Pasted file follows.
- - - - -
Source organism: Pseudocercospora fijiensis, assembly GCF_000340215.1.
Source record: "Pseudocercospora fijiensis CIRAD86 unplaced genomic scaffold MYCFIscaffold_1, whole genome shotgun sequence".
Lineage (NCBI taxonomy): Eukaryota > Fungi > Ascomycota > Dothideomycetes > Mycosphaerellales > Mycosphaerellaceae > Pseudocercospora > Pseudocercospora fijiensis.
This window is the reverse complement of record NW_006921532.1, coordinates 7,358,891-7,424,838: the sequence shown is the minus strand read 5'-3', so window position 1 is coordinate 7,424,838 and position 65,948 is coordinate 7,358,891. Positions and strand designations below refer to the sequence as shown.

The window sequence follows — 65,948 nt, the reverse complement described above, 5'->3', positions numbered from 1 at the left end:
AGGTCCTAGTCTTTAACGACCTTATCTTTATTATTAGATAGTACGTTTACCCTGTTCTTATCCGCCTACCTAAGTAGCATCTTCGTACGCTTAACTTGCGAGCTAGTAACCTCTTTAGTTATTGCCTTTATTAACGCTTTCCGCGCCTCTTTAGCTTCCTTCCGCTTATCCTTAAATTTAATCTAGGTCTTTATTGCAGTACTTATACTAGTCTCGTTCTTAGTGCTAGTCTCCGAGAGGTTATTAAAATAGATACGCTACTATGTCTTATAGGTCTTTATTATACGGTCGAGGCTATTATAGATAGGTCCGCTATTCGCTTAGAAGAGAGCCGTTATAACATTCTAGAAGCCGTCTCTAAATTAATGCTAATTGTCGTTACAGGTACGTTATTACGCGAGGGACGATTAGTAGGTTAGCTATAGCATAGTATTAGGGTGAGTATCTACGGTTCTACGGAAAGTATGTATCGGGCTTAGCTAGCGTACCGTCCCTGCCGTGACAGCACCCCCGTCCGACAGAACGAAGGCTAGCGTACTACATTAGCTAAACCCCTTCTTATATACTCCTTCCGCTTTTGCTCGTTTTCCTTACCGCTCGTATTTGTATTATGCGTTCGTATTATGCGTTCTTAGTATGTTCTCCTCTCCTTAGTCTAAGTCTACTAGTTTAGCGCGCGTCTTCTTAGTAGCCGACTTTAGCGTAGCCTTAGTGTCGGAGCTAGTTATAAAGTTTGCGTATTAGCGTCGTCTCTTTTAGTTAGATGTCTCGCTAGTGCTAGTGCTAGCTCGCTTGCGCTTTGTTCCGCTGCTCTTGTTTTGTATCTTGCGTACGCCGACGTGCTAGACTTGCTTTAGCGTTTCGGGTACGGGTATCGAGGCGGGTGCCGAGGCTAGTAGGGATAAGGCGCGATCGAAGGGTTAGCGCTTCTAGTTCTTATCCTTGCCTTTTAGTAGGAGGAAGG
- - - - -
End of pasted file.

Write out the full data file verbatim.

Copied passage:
Source organism: Pseudocercospora fijiensis, assembly GCF_000340215.1.
Source record: "Pseudocercospora fijiensis CIRAD86 unplaced genomic scaffold MYCFIscaffold_1, whole genome shotgun sequence".
Lineage (NCBI taxonomy): Eukaryota > Fungi > Ascomycota > Dothideomycetes > Mycosphaerellales > Mycosphaerellaceae > Pseudocercospora > Pseudocercospora fijiensis.
This window is the reverse complement of record NW_006921532.1, coordinates 7,358,891-7,424,838: the sequence shown is the minus strand read 5'-3', so window position 1 is coordinate 7,424,838 and position 65,948 is coordinate 7,358,891. Positions and strand designations below refer to the sequence as shown.

The window sequence follows — 65,948 nt, the reverse complement described above, 5'->3', positions numbered from 1 at the left end:
AGGTCCTAGTCTTTAACGACCTTATCTTTATTATTAGATAGTACGTTTACCCTGTTCTTATCCGCCTACCTAAGTAGCATCTTCGTACGCTTAACTTGCGAGCTAGTAACCTCTTTAGTTATTGCCTTTATTAACGCTTTCCGCGCCTCTTTAGCTTCCTTCCGCTTATCCTTAAATTTAATCTAGGTCTTTATTGCAGTACTTATACTAGTCTCGTTCTTAGTGCTAGTCTCCGAGAGGTTATTAAAATAGATACGCTACTATGTCTTATAGGTCTTTATTATACGGTCGAGGCTATTATAGATAGGTCCGCTATTCGCTTAGAAGAGAGCCGTTATAACATTCTAGAAGCCGTCTCTAAATTAATGCTAATTGTCGTTACAGGTACGTTATTACGCGAGGGACGATTAGTAGGTTAGCTATAGCATAGTATTAGGGTGAGTATCTACGGTTCTACGGAAAGTATGTATCGGGCTTAGCTAGCGTACCGTCCCTGCCGTGACAGCACCCCCGTCCGACAGAACGAAGGCTAGCGTACTACATTAGCTAAACCCCTTCTTATATACTCCTTCCGCTTTTGCTCGTTTTCCTTACCGCTCGTATTTGTATTATGCGTTCGTATTATGCGTTCTTAGTATGTTCTCCTCTCCTTAGTCTAAGTCTACTAGTTTAGCGCGCGTCTTCTTAGTAGCCGACTTTAGCGTAGCCTTAGTGTCGGAGCTAGTTATAAAGTTTGCGTATTAGCGTCGTCTCTTTTAGTTAGATGTCTCGCTAGTGCTAGTGCTAGCTCGCTTGCGCTTTGTTCCGCTGCTCTTGTTTTGTATCTTGCGTACGCCGACGTGCTAGACTTGCTTTAGCGTTTCGGGTACGGGTATCGAGGCGGGTGCCGAGGCTAGTAGGGATAAGGCGCGATCGAAGGGTTAGCGCTTCTAGTTCTTATCCTTGCCTTTTAGTAGGAGGAAGG